Japan Files WTO Challenge Against Brazilian Tax Advantages
Japan filed a WTO complaint (DS497) against Brazil last Thursday, citing alleged discriminatory taxation and charges affecting sectors such as automobiles and information and communication technology (ICT).
Sources familiar with the case told Bridges that it concerns basically the same measures as those raised in a separate dispute by the EU (DS472) in late 2013, also against Brazil. In that case, which is now at the panel stage, Japan is already participating as a third party. (See Bridges Weekly, 16 January 2014)
In a statement published by Japan’s Ministry of Economy, Trade and Industry last Thursday, Tokyo alleged that Brasilia provided favourable tax advantages only to domestic products and products imported from certain countries, therefore treating other imported products unfairly.
The measures challenged by Japan include a significant raise in September 2011 of the Brazilian Industrial Product Tax (IPI, by its acronym in Portuguese) – a value-added tax imposed on industrial products – as well as a tax advantage scheme known as “Inovar-Auto” in October 2012. The latter gives automobile manufacturers the option of offsetting their IPI provided they meet certain local content requirements.
The IPI was raised by 30 percent for automobiles in 2011. If they wish to offset this tax, producers must meet requirements such as carrying out certain manufacturing processes inside Brazil, along with investing in domestic research and development in the country.
Japan’s claim also covers tax advantages provided in other areas, such as ICT, automation, and related goods, as well as tax breaks established for exporting companies that are conditioned on export performance.
Tokyo argues that Brasilia’s measures violate the non-discrimination provisions of the General Agreement on Tariffs and Trade (GATT), along with WTO disciplines prohibiting export subsidies and “other obligations” under global trade rules.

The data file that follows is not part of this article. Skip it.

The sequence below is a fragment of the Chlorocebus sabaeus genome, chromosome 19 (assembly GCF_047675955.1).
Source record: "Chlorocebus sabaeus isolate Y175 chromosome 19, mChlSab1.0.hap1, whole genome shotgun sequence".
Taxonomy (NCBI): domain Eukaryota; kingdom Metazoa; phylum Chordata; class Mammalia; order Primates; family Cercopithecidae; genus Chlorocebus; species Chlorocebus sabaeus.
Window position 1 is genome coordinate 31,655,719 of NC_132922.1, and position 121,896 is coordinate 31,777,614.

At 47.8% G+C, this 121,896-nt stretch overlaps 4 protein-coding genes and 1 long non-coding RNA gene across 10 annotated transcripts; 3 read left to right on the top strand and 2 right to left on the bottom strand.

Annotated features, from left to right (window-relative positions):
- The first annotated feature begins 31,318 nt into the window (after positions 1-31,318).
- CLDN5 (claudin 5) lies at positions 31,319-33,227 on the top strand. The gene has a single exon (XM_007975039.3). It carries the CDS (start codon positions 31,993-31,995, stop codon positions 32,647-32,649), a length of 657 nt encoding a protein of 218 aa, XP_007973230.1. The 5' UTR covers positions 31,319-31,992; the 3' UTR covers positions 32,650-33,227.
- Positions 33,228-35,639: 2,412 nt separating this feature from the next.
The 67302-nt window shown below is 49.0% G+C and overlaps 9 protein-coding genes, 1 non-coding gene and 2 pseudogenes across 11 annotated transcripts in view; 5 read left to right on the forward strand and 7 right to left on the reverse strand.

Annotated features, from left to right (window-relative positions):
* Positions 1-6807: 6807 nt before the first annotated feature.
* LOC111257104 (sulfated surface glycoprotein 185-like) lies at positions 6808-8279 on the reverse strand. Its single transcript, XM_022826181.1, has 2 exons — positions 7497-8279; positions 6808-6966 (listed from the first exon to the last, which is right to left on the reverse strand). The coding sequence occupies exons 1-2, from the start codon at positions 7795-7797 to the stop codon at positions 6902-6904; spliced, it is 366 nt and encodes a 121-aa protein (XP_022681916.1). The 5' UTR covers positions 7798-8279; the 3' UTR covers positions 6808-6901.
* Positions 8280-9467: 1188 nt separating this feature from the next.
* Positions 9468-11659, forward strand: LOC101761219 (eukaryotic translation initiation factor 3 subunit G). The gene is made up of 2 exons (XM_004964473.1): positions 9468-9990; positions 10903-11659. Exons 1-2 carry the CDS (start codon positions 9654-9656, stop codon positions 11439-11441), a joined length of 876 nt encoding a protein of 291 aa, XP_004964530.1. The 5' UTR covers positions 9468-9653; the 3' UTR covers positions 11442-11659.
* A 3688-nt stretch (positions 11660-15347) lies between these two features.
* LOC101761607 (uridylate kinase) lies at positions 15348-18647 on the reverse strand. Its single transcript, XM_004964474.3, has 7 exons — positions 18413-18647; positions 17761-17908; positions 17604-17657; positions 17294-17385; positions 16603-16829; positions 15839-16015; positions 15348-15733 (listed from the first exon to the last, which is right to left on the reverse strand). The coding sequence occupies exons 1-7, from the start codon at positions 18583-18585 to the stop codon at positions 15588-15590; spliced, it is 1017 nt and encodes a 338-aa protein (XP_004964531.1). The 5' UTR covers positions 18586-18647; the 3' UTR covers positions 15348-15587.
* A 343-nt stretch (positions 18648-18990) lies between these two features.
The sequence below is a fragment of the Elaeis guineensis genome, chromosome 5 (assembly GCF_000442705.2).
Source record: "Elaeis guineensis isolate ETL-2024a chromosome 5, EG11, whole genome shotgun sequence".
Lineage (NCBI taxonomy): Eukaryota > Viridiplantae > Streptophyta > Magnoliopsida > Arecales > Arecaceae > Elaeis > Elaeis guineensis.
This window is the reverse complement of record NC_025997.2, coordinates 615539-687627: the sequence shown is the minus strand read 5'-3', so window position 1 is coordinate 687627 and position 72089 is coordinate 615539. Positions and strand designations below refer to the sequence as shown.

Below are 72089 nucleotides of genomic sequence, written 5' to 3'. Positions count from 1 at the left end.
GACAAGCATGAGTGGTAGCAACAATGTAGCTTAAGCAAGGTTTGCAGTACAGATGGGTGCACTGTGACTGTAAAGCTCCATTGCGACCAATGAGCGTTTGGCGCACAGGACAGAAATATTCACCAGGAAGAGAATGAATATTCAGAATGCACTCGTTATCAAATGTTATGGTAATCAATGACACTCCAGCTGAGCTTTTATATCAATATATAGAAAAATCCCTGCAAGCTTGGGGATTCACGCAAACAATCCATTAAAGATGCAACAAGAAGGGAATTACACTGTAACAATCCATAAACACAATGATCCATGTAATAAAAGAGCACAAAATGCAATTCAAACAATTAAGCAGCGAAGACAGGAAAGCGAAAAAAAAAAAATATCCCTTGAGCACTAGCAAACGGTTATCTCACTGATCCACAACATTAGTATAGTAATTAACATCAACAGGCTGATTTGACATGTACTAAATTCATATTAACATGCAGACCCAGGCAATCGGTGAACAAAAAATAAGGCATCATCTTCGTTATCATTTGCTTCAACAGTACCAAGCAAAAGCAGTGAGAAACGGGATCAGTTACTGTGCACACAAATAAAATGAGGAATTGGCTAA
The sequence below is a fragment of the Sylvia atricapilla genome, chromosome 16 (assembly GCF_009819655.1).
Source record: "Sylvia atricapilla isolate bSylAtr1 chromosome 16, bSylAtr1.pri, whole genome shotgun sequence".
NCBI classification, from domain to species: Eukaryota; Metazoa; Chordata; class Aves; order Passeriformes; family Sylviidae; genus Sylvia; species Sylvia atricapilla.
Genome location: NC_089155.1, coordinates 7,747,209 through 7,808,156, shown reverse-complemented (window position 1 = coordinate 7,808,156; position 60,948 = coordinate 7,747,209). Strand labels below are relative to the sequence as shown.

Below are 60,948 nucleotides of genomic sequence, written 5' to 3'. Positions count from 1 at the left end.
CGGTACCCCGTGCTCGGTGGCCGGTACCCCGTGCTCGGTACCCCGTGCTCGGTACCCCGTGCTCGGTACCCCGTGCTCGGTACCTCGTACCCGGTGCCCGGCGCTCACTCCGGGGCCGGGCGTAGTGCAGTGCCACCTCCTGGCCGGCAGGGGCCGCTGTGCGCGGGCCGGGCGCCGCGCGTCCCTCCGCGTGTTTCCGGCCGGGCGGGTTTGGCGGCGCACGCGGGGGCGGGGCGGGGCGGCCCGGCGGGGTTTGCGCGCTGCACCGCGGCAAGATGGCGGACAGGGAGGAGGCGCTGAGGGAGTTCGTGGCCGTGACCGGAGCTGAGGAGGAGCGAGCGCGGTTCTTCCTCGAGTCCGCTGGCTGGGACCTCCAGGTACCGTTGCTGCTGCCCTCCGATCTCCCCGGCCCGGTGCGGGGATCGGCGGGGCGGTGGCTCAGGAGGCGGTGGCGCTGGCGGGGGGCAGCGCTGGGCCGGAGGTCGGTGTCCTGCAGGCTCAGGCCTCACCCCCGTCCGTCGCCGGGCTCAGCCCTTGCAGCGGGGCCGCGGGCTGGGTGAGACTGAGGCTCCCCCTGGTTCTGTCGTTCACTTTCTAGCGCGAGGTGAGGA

The GATT’s most favoured nation (MFN) provision requires members not to discriminate among their fellow WTO member countries. Japan also claims there has been a breach of a separate GATT article on national treatment, which obliges members not to treat imports less favourably than their domestic counterparts once those products have entered the domestic market.
Japan’s trade and investment with Brazil has grown in recent years, with automobiles and automotive parts being among its key exports. The Asian island country is also the fifth biggest export destination for Brazilian products, according to WTO data.
Ongoing EU case
Japan’s complaint comes three months after the composition of a panel to hear the EU’s own complaint on alleged Brazilian tax advantages, which is usually an advanced stage in dispute settlement proceedings.
Citing the non-discrimination claims under the GATT, Brussels has also alleged that the Brazilian measures violate certain provisions of the WTO Agreement on Subsidies and Countervailing Measures (SCM) and the Agreement on Trade-Related Investment Measures (TRIMs).
For instance, Brussels says that the Inovar-Auto programme links tax credits to the level of expenditure involved in producing a car in Brazil, for instance the money spent on strategic inputs and tools such as automotive components. These tax credits offset the IPI that would otherwise be due on the domestic sale of motor vehicles.
Brussels explained that expense on those strategic inputs is “the item which translates into the largest tax credit,” and it is thus “decisive” upon the actual tax burden on motor vehicle sales, according to the panel request.
The EU argued that, as a result, the advantage of a lower tax burden on finished vehicles is contingent largely on using domestically-sourced inputs.
Brussels claims that this Inovar-Auto programme amounts to local content subsides prohibited under the SCM Agreement, providing a tax advantage which relies on using domestic inputs over their imported equivalents.
The EU also argues that the programme, through requiring enterprises to purchase or use Brazilian inputs in order to qualify for the tax advantage, violates the TRIMs Agreement, which says that any investment-related measures requiring enterprises to purchase domestic products run contrary to the GATT’s national treatment requirements.
The 28-nation bloc has also raised similar concerns over Brazil’s measures in providing exemptions or reductions in the fields of ICT, automation, and related goods.
The EU claims that the measures introduced by Brazil, outlining that companies exporting more than a specific percentage of their output during a certain amount of time will be exempt from taxes and charges that would otherwise apply, amount to prohibited export subsidies given that they are contingent on export performance.
Japan and Brazil must now hold consultations for a minimum of 60 days in an effort to resolve their differences. Should a mutually agreed solution not be reached during that process, Tokyo may then request that a WTO panel be established to hear the case.